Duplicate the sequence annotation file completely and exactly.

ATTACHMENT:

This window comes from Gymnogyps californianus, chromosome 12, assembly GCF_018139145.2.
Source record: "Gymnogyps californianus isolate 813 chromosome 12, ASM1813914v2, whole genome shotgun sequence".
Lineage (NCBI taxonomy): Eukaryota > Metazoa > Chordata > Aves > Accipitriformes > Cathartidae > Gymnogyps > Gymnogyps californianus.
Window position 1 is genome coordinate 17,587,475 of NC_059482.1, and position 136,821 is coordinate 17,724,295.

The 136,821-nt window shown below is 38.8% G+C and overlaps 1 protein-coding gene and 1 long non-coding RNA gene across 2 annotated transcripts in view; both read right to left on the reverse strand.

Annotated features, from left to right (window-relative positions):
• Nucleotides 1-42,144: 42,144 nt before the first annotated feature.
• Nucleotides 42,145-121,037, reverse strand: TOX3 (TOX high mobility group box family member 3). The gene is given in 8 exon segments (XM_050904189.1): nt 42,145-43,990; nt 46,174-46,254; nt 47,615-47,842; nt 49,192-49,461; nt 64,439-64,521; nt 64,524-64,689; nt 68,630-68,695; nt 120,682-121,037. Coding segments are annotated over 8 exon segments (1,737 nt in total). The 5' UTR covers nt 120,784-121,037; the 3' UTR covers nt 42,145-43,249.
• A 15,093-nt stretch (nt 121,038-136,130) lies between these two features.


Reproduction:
This window comes from Gymnogyps californianus, chromosome 12, assembly GCF_018139145.2.
Source record: "Gymnogyps californianus isolate 813 chromosome 12, ASM1813914v2, whole genome shotgun sequence".
Lineage (NCBI taxonomy): Eukaryota > Metazoa > Chordata > Aves > Accipitriformes > Cathartidae > Gymnogyps > Gymnogyps californianus.
Window position 1 is genome coordinate 17,587,475 of NC_059482.1, and position 136,821 is coordinate 17,724,295.

The 136,821-nt window shown below is 38.8% G+C and overlaps 1 protein-coding gene and 1 long non-coding RNA gene across 2 annotated transcripts in view; both read right to left on the reverse strand.

Annotated features, from left to right (window-relative positions):
• Nucleotides 1-42,144: 42,144 nt before the first annotated feature.
• Nucleotides 42,145-121,037, reverse strand: TOX3 (TOX high mobility group box family member 3). The gene is given in 8 exon segments (XM_050904189.1): nt 42,145-43,990; nt 46,174-46,254; nt 47,615-47,842; nt 49,192-49,461; nt 64,439-64,521; nt 64,524-64,689; nt 68,630-68,695; nt 120,682-121,037. Coding segments are annotated over 8 exon segments (1,737 nt in total). The 5' UTR covers nt 120,784-121,037; the 3' UTR covers nt 42,145-43,249.
• A 15,093-nt stretch (nt 121,038-136,130) lies between these two features.